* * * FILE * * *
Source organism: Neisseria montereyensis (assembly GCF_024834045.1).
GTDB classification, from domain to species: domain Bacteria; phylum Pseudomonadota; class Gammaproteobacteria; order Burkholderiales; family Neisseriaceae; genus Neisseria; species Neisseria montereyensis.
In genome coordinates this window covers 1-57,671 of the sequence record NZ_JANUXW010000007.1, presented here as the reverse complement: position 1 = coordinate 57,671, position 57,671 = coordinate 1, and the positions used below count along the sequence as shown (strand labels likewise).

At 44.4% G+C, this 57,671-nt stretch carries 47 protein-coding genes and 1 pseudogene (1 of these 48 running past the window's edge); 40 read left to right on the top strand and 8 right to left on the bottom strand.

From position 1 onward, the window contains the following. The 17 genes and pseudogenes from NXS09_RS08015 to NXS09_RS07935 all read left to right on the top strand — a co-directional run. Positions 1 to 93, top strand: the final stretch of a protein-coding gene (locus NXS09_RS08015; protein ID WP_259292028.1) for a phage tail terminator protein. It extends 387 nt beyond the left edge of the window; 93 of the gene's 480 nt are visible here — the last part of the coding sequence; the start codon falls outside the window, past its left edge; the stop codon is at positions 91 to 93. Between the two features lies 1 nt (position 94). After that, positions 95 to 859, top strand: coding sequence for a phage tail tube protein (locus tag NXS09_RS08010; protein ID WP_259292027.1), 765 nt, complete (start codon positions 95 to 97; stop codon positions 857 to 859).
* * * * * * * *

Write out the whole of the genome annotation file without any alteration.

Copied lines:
Source organism: Neisseria montereyensis (assembly GCF_024834045.1).
GTDB classification, from domain to species: domain Bacteria; phylum Pseudomonadota; class Gammaproteobacteria; order Burkholderiales; family Neisseriaceae; genus Neisseria; species Neisseria montereyensis.
In genome coordinates this window covers 1-57,671 of the sequence record NZ_JANUXW010000007.1, presented here as the reverse complement: position 1 = coordinate 57,671, position 57,671 = coordinate 1, and the positions used below count along the sequence as shown (strand labels likewise).

At 44.4% G+C, this 57,671-nt stretch carries 47 protein-coding genes and 1 pseudogene (1 of these 48 running past the window's edge); 40 read left to right on the top strand and 8 right to left on the bottom strand.

From position 1 onward, the window contains the following. The 17 genes and pseudogenes from NXS09_RS08015 to NXS09_RS07935 all read left to right on the top strand — a co-directional run. Positions 1 to 93, top strand: the final stretch of a protein-coding gene (locus NXS09_RS08015; protein ID WP_259292028.1) for a phage tail terminator protein. It extends 387 nt beyond the left edge of the window; 93 of the gene's 480 nt are visible here — the last part of the coding sequence; the start codon falls outside the window, past its left edge; the stop codon is at positions 91 to 93. Between the two features lies 1 nt (position 94). After that, positions 95 to 859, top strand: coding sequence for a phage tail tube protein (locus tag NXS09_RS08010; protein ID WP_259292027.1), 765 nt, complete (start codon positions 95 to 97; stop codon positions 857 to 859).